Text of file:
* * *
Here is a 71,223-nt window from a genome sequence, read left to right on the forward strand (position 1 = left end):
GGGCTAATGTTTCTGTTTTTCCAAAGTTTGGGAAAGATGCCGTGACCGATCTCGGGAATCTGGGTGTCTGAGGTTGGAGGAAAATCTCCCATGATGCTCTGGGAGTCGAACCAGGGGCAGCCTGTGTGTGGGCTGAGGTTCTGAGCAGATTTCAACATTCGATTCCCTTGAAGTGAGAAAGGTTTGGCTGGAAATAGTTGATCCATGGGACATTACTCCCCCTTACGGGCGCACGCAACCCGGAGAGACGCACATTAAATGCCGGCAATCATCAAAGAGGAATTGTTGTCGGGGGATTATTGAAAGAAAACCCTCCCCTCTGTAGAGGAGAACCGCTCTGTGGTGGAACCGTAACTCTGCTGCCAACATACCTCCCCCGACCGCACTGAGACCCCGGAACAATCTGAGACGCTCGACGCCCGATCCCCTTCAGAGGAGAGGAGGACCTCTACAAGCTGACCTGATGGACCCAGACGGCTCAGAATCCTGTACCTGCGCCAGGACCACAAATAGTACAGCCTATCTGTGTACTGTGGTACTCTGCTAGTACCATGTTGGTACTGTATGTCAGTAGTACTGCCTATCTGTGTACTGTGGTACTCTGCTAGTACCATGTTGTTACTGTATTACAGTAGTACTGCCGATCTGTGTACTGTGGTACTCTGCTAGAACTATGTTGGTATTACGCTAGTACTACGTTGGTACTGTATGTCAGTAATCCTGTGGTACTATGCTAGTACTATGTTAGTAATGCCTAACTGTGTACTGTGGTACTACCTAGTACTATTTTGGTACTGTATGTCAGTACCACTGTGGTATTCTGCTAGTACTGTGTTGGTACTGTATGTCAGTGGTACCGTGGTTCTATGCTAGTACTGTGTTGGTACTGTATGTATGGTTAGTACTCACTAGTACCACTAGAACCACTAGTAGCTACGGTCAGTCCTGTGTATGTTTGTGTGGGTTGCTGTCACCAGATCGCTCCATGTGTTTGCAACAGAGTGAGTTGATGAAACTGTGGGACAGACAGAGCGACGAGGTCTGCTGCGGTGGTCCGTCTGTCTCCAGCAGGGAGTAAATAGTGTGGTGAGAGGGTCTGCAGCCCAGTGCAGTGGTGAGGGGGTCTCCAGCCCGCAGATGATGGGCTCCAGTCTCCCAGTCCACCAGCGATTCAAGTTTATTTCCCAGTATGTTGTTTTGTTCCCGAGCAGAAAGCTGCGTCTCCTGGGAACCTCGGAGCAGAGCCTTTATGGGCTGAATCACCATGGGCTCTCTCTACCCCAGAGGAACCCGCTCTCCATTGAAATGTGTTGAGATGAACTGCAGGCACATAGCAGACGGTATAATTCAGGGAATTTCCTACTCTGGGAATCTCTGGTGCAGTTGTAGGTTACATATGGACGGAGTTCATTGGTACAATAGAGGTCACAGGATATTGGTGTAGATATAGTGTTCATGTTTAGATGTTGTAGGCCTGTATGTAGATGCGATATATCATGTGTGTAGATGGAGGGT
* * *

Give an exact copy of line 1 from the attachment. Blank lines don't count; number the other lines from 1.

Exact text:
Here is a 71,223-nt window from a genome sequence, read left to right on the forward strand (position 1 = left end):